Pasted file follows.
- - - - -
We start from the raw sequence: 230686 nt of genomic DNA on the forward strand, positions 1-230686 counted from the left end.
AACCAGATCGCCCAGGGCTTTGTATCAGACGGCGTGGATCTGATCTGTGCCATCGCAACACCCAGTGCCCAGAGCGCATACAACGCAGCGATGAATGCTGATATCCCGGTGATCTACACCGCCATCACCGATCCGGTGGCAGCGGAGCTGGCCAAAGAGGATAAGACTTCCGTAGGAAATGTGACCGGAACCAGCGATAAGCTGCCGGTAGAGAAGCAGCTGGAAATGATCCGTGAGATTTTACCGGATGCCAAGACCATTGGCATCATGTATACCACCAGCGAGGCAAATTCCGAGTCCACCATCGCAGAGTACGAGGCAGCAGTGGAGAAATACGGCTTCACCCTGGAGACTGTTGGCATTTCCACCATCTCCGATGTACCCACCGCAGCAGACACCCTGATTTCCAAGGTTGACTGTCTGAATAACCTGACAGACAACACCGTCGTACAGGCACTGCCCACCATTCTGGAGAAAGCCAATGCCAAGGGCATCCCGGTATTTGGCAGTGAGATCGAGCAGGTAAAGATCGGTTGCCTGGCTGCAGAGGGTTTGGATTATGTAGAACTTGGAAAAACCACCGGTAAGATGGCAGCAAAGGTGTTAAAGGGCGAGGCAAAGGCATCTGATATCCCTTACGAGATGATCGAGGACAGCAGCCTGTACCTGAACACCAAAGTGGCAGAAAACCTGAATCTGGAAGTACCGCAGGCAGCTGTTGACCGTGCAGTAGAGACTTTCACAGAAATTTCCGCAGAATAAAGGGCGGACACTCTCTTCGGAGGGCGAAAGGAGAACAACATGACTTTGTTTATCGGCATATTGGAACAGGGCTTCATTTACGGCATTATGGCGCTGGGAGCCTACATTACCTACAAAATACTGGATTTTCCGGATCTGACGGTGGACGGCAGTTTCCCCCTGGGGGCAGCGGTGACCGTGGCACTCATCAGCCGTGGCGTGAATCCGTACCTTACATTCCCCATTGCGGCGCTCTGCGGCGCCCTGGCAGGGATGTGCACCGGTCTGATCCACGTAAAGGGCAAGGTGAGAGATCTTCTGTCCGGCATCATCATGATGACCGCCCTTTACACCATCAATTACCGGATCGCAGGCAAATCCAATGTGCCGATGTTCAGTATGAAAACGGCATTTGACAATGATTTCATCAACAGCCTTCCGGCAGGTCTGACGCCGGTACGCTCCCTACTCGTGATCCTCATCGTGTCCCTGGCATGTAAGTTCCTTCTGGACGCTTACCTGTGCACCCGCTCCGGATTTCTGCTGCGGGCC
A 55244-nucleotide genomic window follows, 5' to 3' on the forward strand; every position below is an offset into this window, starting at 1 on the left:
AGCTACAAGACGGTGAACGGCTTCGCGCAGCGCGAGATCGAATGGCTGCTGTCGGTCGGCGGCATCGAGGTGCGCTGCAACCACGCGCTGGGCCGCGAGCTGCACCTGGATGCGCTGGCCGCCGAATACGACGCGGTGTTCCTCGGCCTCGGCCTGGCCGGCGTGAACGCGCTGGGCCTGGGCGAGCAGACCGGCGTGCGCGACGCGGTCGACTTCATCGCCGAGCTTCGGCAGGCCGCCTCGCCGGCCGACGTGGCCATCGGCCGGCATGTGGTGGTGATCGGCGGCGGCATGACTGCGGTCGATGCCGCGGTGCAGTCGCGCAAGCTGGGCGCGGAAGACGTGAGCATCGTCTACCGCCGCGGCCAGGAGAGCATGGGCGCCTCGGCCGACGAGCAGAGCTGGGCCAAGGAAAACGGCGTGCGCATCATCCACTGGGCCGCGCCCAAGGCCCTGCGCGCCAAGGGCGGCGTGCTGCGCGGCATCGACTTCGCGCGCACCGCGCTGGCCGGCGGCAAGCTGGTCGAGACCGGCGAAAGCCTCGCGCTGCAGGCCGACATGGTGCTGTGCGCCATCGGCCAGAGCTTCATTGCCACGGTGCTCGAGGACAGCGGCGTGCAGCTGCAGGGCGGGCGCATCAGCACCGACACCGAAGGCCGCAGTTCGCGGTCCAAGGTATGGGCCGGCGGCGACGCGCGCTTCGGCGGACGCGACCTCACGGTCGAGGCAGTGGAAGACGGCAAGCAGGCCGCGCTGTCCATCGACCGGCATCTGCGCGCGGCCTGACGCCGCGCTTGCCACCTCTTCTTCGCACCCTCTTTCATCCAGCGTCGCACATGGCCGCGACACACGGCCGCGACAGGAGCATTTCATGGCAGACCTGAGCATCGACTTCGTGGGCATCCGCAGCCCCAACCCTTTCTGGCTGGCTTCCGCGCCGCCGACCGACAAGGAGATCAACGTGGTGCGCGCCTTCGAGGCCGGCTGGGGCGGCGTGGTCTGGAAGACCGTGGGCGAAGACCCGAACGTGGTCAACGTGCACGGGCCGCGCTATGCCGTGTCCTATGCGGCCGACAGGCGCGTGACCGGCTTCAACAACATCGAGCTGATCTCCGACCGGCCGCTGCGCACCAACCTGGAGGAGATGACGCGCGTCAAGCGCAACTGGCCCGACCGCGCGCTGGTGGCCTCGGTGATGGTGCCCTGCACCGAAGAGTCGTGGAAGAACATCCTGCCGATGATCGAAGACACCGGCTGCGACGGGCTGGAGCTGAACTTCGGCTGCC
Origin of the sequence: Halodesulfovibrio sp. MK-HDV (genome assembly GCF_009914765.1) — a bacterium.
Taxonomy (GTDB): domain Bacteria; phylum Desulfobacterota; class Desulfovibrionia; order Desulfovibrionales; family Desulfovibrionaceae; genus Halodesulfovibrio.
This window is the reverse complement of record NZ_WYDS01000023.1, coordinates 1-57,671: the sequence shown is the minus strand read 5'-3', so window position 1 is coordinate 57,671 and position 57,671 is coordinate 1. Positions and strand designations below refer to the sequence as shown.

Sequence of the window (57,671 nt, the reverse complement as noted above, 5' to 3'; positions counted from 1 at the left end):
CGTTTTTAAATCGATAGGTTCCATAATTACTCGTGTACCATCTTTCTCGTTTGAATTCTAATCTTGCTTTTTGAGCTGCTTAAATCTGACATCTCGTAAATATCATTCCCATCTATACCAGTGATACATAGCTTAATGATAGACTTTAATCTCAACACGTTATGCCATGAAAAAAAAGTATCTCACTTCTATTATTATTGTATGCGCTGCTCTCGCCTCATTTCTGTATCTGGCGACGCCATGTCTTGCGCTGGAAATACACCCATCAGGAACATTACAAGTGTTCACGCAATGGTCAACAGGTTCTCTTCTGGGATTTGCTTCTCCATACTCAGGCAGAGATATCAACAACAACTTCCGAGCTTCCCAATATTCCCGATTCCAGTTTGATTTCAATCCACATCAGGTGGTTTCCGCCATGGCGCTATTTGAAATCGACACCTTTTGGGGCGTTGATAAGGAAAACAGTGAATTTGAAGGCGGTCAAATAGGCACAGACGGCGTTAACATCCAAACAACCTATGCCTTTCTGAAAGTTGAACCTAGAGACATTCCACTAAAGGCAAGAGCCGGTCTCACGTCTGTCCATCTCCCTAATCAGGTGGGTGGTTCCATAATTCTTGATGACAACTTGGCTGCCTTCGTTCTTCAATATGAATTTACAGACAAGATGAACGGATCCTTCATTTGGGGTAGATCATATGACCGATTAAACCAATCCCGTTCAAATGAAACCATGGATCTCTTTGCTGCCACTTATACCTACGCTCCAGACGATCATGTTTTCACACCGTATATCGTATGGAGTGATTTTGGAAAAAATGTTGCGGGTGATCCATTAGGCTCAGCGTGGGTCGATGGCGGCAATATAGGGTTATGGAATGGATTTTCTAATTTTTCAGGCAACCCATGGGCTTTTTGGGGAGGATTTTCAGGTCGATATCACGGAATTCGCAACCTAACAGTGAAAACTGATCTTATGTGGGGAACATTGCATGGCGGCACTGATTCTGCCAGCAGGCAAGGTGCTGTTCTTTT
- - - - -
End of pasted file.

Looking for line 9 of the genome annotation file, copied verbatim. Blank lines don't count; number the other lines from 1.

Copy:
CGTTTTTAAATCGATAGGTTCCATAATTACTCGTGTACCATCTTTCTCGTTTGAATTCTAATCTTGCTTTTTGAGCTGCTTAAATCTGACATCTCGTAAATATCATTCCCATCTATACCAGTGATACATAGCTTAATGATAGACTTTAATCTCAACACGTTATGCCATGAAAAAAAAGTATCTCACTTCTATTATTATTGTATGCGCTGCTCTCGCCTCATTTCTGTATCTGGCGACGCCATGTCTTGCGCTGGAAATACACCCATCAGGAACATTACAAGTGTTCACGCAATGGTCAACAGGTTCTCTTCTGGGATTTGCTTCTCCATACTCAGGCAGAGATATCAACAACAACTTCCGAGCTTCCCAATATTCCCGATTCCAGTTTGATTTCAATCCACATCAGGTGGTTTCCGCCATGGCGCTATTTGAAATCGACACCTTTTGGGGCGTTGATAAGGAAAACAGTGAATTTGAAGGCGGTCAAATAGGCACAGACGGCGTTAACATCCAAACAACCTATGCCTTTCTGAAAGTTGAACCTAGAGACATTCCACTAAAGGCAAGAGCCGGTCTCACGTCTGTCCATCTCCCTAATCAGGTGGGTGGTTCCATAATTCTTGATGACAACTTGGCTGCCTTCGTTCTTCAATATGAATTTACAGACAAGATGAACGGATCCTTCATTTGGGGTAGATCATATGACCGATTAAACCAATCCCGTTCAAATGAAACCATGGATCTCTTTGCTGCCACTTATACCTACGCTCCAGACGATCATGTTTTCACACCGTATATCGTATGGAGTGATTTTGGAAAAAATGTTGCGGGTGATCCATTAGGCTCAGCGTGGGTCGATGGCGGCAATATAGGGTTATGGAATGGATTTTCTAATTTTTCAGGCAACCCATGGGCTTTTTGGGGAGGATTTTCAGGTCGATATCACGGAATTCGCAACCTAACAGTGAAAACTGATCTTATGTGGGGAACATTGCATGGCGGCACTGATTCTGCCAGCAGGCAAGGTGCTGTTCTTTT